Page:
The Paris Agreement’s success depends on Parties’ implementation of their Nationally Determined Contributions (NDCs) towards the Agreement’s goals. No less than 136 of these climate action plans are conditional on receiving one or more types of support (climate finance, technology transfer, capacity building), which puts achieving the Paris Agreement’s goals at greater risk. On the other hand, equity in the Paris Agreement can be enhanced through developed countries’ support for NDC implementation in developing countries. Our new paper addresses the implications of this tension between feasibility and equity based on data from the NDC Explorer.

We find that feasibility of NDC implementation is challenged because developing countries often do not define the conditions in their NDCs well. Moreover, the costs of implementing all conditional contributions far exceeds the existing funding pledged by developed countries. Developed countries pledged to mobilise US$100 billion per year to support developing countries’ mitigation and adaptation efforts from 2020 onwards. Yet even in the unlikely event that this entire amount would be used for NDC implementation, the $100 billion target would cover only about 23% of the partly conditional NDCs.

The Paris Agreement includes important provisions to guide equitable allocation of support by prioritising Least Developed Countries (LDCs) and Small Island Developing States (SIDS) for support. NDCs reflect these priorities, as a higher proportion of LDCs and SIDS have conditional NDCs than other countries. However, our analysis also demonstrates that there are significant differences between existing patterns of financial assistance and those implied by requests under conditional NDCs, particularly for adaptation. This means that supporting NDCs may require a significant shift in provider countries’ priorities for allocating climate finance.

We therefore expect tensions between feasibility and equity to arise in efforts to implement conditional NDCs. To counter this, the risks associated with conditionality can be addressed in at least four ways.

First, countries should build shared understandings about what contributions could be conditional. The Katowice Climate Package provides mitigation-centric guidance on NDC formulation and leaves conditionality unaddressed. However, NDC guidance will be revisited in 2024.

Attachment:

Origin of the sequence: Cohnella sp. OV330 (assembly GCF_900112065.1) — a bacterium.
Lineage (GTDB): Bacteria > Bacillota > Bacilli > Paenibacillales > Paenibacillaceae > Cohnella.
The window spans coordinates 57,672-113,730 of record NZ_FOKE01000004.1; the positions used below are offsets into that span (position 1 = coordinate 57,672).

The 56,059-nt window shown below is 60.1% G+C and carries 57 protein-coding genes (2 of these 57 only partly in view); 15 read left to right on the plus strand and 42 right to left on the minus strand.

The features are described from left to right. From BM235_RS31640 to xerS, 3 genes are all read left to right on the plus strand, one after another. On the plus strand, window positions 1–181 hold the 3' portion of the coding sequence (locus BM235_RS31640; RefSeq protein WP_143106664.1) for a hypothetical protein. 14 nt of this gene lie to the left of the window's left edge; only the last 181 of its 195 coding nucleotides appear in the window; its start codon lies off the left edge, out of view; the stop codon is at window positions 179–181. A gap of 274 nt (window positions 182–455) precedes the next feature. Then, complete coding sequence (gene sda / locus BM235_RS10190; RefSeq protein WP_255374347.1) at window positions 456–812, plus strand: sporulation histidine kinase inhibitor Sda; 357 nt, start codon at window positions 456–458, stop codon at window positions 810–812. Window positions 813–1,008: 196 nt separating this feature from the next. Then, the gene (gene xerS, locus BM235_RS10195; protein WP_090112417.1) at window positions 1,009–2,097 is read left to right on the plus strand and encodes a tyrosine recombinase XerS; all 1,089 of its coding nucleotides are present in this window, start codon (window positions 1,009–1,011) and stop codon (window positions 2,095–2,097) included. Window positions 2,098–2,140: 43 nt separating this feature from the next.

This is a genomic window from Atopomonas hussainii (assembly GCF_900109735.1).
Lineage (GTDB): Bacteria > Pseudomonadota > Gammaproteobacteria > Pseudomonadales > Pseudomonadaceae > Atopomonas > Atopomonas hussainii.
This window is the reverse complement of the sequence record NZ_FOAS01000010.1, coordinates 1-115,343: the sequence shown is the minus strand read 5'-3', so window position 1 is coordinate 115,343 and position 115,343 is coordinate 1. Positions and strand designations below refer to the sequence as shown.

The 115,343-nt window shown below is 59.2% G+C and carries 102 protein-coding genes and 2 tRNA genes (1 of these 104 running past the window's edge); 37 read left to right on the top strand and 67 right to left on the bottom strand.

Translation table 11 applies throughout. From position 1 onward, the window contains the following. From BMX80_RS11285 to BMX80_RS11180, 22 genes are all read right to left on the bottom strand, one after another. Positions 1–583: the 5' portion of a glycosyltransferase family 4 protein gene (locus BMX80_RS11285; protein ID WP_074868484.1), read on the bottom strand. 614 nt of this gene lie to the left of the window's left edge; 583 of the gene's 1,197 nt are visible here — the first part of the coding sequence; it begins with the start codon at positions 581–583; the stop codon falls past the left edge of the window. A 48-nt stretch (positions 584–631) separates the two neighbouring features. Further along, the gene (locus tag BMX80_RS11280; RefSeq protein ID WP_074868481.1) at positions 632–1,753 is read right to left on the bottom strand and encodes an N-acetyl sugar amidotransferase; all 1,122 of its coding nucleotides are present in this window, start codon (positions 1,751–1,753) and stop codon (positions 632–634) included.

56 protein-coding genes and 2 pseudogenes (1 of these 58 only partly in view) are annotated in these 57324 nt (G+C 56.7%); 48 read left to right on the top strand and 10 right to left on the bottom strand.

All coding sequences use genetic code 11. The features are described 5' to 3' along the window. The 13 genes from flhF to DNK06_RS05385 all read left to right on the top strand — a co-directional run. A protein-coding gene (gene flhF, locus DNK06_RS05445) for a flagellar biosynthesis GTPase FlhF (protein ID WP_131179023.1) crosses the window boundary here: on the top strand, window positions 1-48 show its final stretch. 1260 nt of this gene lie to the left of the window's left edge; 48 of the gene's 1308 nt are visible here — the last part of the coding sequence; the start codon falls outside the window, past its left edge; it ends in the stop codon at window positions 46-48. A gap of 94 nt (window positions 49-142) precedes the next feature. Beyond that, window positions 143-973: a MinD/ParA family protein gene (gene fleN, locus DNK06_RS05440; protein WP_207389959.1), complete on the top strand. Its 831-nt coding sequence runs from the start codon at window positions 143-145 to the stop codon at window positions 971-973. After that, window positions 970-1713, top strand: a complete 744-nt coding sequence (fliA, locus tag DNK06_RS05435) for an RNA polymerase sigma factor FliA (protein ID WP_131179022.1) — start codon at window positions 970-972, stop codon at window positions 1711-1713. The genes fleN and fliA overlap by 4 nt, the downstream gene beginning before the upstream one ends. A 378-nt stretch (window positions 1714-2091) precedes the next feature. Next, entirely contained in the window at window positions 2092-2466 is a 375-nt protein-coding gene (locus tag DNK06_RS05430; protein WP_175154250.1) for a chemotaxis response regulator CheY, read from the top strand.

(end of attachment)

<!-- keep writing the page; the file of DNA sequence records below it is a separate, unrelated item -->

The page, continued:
Second, in order to implement current NDCs, countries requesting support should flesh out their support needs. They should set out more credible cost estimates and have sufficiently detailed and feasible investment plans in place.

Third, provider countries should scale up capacity-building to support the preparation of future NDCs, including the identification of low-cost contributions and estimating implementation costs..

Finally, developed countries should orient climate finance explicitly towards supporting developing countries’ efforts to implement their NDCs. Relatedly, when updating their NDCs, developed countries and other countries in a position to provide support could add informative outlines of planned provision of support.

Outlining such intended provision of support would help to address equity. Furthermore, it would acknowledge the fact that support is a contribution towards achieving the objective of the Paris Agreement, and it would reassure developing countries that it is possible for them to raise the ambition of successive NDCs and implement them successfully.

Read the full paper in Climate Policy:

Pieter Pauw works for the FS-UNEP Centre at the Frankfurt School of Finance and Management, and is an associate at Stockholm Environment Institute and Utrecht University.

Shikha Bhasin is Programme Lead at the Council on Energy, Environment and Water, a New Delhi-based research organisation.

Jonathan Pickering is a Postdoctoral Fellow at the University of Canberra, an Associate of the ANU Climate Change Institute and a Visiting Fellow at the ANU Development Policy Centre.

Paula Castro is Chair of Political Economy and Development, University of Zurich and Centre for Comparative and International Studies.